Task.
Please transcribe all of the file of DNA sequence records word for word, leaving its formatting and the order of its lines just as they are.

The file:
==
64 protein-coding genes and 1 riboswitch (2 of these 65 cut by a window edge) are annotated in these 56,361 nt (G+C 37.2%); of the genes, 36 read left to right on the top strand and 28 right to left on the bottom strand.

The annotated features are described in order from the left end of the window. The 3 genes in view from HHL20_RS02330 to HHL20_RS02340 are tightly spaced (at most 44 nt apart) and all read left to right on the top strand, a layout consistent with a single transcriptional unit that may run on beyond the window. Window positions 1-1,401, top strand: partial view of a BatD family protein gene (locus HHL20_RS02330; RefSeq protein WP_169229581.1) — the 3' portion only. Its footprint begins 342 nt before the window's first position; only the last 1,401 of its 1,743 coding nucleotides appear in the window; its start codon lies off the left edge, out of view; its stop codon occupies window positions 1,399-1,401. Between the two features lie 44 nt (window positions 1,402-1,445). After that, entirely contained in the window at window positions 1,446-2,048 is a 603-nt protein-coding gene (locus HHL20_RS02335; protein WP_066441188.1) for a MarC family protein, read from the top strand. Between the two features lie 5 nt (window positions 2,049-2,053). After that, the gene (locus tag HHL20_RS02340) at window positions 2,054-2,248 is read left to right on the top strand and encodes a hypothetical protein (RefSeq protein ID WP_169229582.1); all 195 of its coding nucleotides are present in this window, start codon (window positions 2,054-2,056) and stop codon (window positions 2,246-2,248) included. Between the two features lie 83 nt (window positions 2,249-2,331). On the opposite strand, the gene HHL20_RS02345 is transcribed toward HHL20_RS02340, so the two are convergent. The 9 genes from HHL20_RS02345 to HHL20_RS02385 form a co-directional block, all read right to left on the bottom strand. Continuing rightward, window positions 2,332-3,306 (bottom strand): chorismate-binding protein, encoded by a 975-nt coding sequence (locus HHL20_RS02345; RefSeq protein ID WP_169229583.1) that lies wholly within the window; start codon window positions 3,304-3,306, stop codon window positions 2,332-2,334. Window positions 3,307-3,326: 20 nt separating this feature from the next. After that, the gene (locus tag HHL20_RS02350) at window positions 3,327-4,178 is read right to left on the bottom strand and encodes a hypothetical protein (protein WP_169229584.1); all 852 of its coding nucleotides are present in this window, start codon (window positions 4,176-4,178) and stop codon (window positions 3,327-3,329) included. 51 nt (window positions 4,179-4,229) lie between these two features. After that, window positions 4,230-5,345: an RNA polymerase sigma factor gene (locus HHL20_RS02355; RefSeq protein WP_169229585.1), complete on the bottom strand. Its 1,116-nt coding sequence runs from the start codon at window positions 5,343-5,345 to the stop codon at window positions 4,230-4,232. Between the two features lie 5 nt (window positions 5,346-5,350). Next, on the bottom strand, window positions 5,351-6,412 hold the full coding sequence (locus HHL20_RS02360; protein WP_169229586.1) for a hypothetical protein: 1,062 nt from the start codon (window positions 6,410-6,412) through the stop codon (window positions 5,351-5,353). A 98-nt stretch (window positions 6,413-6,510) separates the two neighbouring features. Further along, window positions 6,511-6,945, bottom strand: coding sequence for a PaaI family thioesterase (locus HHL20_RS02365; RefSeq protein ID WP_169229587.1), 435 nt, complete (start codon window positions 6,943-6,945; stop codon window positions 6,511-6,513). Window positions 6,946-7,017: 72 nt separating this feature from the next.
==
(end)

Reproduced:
64 protein-coding genes and 1 riboswitch (2 of these 65 cut by a window edge) are annotated in these 56,361 nt (G+C 37.2%); of the genes, 36 read left to right on the top strand and 28 right to left on the bottom strand.

The annotated features are described in order from the left end of the window. The 3 genes in view from HHL20_RS02330 to HHL20_RS02340 are tightly spaced (at most 44 nt apart) and all read left to right on the top strand, a layout consistent with a single transcriptional unit that may run on beyond the window. Window positions 1-1,401, top strand: partial view of a BatD family protein gene (locus HHL20_RS02330; RefSeq protein WP_169229581.1) — the 3' portion only. Its footprint begins 342 nt before the window's first position; only the last 1,401 of its 1,743 coding nucleotides appear in the window; its start codon lies off the left edge, out of view; its stop codon occupies window positions 1,399-1,401. Between the two features lie 44 nt (window positions 1,402-1,445). After that, entirely contained in the window at window positions 1,446-2,048 is a 603-nt protein-coding gene (locus HHL20_RS02335; protein WP_066441188.1) for a MarC family protein, read from the top strand. Between the two features lie 5 nt (window positions 2,049-2,053). After that, the gene (locus tag HHL20_RS02340) at window positions 2,054-2,248 is read left to right on the top strand and encodes a hypothetical protein (RefSeq protein ID WP_169229582.1); all 195 of its coding nucleotides are present in this window, start codon (window positions 2,054-2,056) and stop codon (window positions 2,246-2,248) included. Between the two features lie 83 nt (window positions 2,249-2,331). On the opposite strand, the gene HHL20_RS02345 is transcribed toward HHL20_RS02340, so the two are convergent. The 9 genes from HHL20_RS02345 to HHL20_RS02385 form a co-directional block, all read right to left on the bottom strand. Continuing rightward, window positions 2,332-3,306 (bottom strand): chorismate-binding protein, encoded by a 975-nt coding sequence (locus HHL20_RS02345; RefSeq protein ID WP_169229583.1) that lies wholly within the window; start codon window positions 3,304-3,306, stop codon window positions 2,332-2,334. Window positions 3,307-3,326: 20 nt separating this feature from the next. After that, the gene (locus tag HHL20_RS02350) at window positions 3,327-4,178 is read right to left on the bottom strand and encodes a hypothetical protein (protein WP_169229584.1); all 852 of its coding nucleotides are present in this window, start codon (window positions 4,176-4,178) and stop codon (window positions 3,327-3,329) included. 51 nt (window positions 4,179-4,229) lie between these two features. After that, window positions 4,230-5,345: an RNA polymerase sigma factor gene (locus HHL20_RS02355; RefSeq protein WP_169229585.1), complete on the bottom strand. Its 1,116-nt coding sequence runs from the start codon at window positions 5,343-5,345 to the stop codon at window positions 4,230-4,232. Between the two features lie 5 nt (window positions 5,346-5,350). Next, on the bottom strand, window positions 5,351-6,412 hold the full coding sequence (locus HHL20_RS02360; protein WP_169229586.1) for a hypothetical protein: 1,062 nt from the start codon (window positions 6,410-6,412) through the stop codon (window positions 5,351-5,353). A 98-nt stretch (window positions 6,413-6,510) separates the two neighbouring features. Further along, window positions 6,511-6,945, bottom strand: coding sequence for a PaaI family thioesterase (locus HHL20_RS02365; RefSeq protein ID WP_169229587.1), 435 nt, complete (start codon window positions 6,943-6,945; stop codon window positions 6,511-6,513). Window positions 6,946-7,017: 72 nt separating this feature from the next.